This study was commissioned to improve the understanding of the uptake of ecosystem-based adaptation (EbA) in South Africa, the processes through which EbA has been lead and governed, and how EbA has been integrated into national policy, strategy and implementation.

Water security is key to achieving the United Nations' Sustainable Development Goals (SDGs). Yet, increasingly the world is facing water shortages, and an estimated four billion people do not have sufficient access to safe and reliable water.

Increasing global demand for natural resources is intensifying competition for land across the developing world, pushing companies onto territories that many Indigenous Peoples and rural communities have sustainably managed for generations.

Given the increasing importance of governance in economic development and the yearning for Africa to catch up, the present paper provides a concise review of the literature relevant to the region.

Though the majority of African countries have developed relatively robust institutional frameworks for the regulation of their electricity sectors, much work remains in strengthening regulatory independence, says the Electricity Regulatory Index for Africa (ERI) – a new report by the African Development Bank.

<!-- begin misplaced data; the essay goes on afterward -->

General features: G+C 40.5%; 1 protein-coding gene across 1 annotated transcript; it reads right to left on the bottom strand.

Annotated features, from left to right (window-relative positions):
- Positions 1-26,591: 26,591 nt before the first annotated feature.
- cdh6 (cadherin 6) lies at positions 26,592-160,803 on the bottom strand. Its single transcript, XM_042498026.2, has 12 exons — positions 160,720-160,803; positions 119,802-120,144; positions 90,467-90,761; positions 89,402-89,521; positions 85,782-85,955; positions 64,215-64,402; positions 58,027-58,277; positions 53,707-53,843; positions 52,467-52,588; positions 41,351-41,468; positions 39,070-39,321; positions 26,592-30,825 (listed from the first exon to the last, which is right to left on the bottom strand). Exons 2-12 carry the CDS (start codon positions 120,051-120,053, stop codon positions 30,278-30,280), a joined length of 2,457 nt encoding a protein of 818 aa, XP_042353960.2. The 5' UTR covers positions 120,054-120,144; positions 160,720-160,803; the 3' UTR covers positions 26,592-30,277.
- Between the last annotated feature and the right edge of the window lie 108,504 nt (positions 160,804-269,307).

This report seeks to draw upon the composite lessons learned at domestic and subnational levels and aims to respond to three fundamental questions facing policymakers and stakeholders at national and subnational levels: Why do we need strong national climate governance frameworks and how do we get there?

WHO's Mental Health Atlas 2017 reveals that although some countries have made progress in mental health policy-making and planning, there is a global shortage of health workers trained in mental health and a lack of investment in community-based mental health facilities.

Properly managed sanitation systems and improved wastewater treatment are important for safeguarding environment and enhancing sustainable livelihoods in vast areas of South and Southeast Asian countries.

The jurisdictional approach (JA) to REDD+ and low emissions development has gained considerable currency in recent years. As understood here, JA refers to a government-led, comprehensive approach to forest and land use across one or more legally defined territories.

The situation analysis primarily focuses on oil palm in the context of biodiversity conservation based on literature published before 31 January 2018, and aims to provide a constructive pathway to addressing sustainability challenges in the palm oil industry.

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